Beyond the Private Room : The View of a Libertarian Design Architect

December 9, 2014

For much of my architectural career, I have been a passionate advocate of privacy and self-determination. This was a driving force for me as a young project architect to invent the private semi-private (wall between the beds and a window for every resident) bedroom in long term care nursing homes in 1979 with our client, Charlie Pruitt in Pittsburgh, Pennsylvania. His mother had just experienced a very difficult experience in a Florida nursing home. As he said, why do you have a roommate you do not know with all of the details of their bodily life in the last days of your own life. So I have always felt a quiet pride as so many hundreds of other designers embraced this unit design breakthrough. This invention I carried through all of our subsequent work in this sector for the last 35 years perfecting all versions of the private semi-private two bedroom suite, adding shower rooms in more recent years. We have added family members stay over spaces and every nuance of promoting comfort and self-expression in the last decades of life.

However, the same breakthroughs have really not occurred in unit design. Despite the “greenhouse” pioneering work to establish no more than 12-16 unit households and cluster and neighborhood language and metaphors, there needs to be more thoughtful pioneering work. It is my frustration with “one size fits all” thinking that fuels our design work nearly every day. Those of us inside the design industry know that residential finishes and cosmetics do not create a home. I can recall our profession’s desire to state perfection in unit sizes such as a 40 bed unit is ideal or a 32 bed unit is perfect or now a 12 bed household is optimal. This arbitrary size setting as a means to perfection is counterfeit design.

The discussion has to go deep critically and thoughtfully into how person who need some kind of care and supervision should be organized not only for caretakers’ visibility and number of footsteps but for real 24-7 access to what each of us might need. We can hope that less than stellar large hospitals and nursing homes may shrink, contract or cease to exist ,but the reality is many of us may need some serious interventions. Our future homes in this country (we hope) may be designed beautifully for universal design, aging in place and home health electronics may at some point not be where we can live out all of the days of our lives.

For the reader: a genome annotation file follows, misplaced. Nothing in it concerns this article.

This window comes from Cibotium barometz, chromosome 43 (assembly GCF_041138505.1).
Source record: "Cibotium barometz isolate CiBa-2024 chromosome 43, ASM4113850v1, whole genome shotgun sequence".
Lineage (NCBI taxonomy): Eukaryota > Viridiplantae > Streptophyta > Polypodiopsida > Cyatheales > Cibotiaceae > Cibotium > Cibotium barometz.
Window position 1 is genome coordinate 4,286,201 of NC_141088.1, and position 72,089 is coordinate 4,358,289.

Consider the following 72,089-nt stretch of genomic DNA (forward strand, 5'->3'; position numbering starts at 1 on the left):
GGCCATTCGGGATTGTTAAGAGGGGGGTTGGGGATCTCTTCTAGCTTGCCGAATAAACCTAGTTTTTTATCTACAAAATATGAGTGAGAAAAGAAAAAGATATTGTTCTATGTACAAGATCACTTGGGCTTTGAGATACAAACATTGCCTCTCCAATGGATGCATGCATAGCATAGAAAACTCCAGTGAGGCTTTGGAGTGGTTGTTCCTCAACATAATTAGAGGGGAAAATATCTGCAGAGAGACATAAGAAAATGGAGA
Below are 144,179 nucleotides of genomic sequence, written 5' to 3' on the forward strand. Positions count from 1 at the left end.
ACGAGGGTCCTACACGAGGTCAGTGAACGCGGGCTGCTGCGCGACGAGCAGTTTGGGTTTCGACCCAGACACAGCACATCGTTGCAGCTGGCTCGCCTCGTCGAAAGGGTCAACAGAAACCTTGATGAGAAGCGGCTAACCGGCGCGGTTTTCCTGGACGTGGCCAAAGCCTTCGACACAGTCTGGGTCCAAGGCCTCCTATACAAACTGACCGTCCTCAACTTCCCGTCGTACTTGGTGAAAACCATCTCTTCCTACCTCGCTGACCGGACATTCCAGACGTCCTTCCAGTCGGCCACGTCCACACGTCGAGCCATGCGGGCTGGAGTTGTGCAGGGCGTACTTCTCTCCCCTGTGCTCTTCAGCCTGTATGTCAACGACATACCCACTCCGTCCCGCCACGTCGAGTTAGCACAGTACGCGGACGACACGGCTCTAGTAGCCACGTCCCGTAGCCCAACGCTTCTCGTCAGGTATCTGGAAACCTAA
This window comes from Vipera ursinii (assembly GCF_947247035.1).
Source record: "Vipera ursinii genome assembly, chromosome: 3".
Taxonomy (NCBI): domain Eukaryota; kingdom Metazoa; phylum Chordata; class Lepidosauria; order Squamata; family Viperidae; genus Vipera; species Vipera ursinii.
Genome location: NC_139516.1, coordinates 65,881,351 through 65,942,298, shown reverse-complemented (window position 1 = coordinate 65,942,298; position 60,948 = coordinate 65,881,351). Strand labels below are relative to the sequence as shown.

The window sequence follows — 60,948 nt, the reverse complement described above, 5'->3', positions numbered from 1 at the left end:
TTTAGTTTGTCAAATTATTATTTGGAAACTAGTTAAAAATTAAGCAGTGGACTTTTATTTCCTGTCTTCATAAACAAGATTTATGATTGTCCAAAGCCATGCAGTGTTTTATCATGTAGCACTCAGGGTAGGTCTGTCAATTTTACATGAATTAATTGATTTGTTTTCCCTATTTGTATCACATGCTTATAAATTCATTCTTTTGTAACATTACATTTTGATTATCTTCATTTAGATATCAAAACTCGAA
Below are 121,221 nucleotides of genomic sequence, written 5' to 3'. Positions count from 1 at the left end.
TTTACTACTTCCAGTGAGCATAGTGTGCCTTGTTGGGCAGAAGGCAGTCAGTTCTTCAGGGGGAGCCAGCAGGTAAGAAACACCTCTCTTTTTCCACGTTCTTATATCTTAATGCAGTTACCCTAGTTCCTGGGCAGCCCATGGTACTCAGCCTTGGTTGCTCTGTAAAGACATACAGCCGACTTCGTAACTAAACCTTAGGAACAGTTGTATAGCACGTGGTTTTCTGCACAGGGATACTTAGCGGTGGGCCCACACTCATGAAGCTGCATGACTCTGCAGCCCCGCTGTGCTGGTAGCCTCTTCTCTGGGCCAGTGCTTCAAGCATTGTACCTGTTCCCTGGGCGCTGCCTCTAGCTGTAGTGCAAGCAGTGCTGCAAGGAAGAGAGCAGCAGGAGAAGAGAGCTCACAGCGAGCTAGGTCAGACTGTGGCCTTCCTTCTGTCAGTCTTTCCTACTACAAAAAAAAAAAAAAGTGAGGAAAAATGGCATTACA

We have been privileged to work in innovative design in hospice care for both adults and even for pediatrics. We have also been fortunate to work on transforming stodgy older health care settings into state of the art settings. There is no optimal size or shape. There is no one size fits all and there is no formula for architectural design in this arena . Look for new breakthroughs from firms like ours that are outside the box and outside of tired language about “home.” What home has long corridors, soiled and clean rooms, medication stations and staff stations?

So if privacy is paramount and freedom of self-determination for a resident is now understood as central, why should their community of neighbors be formulaic?

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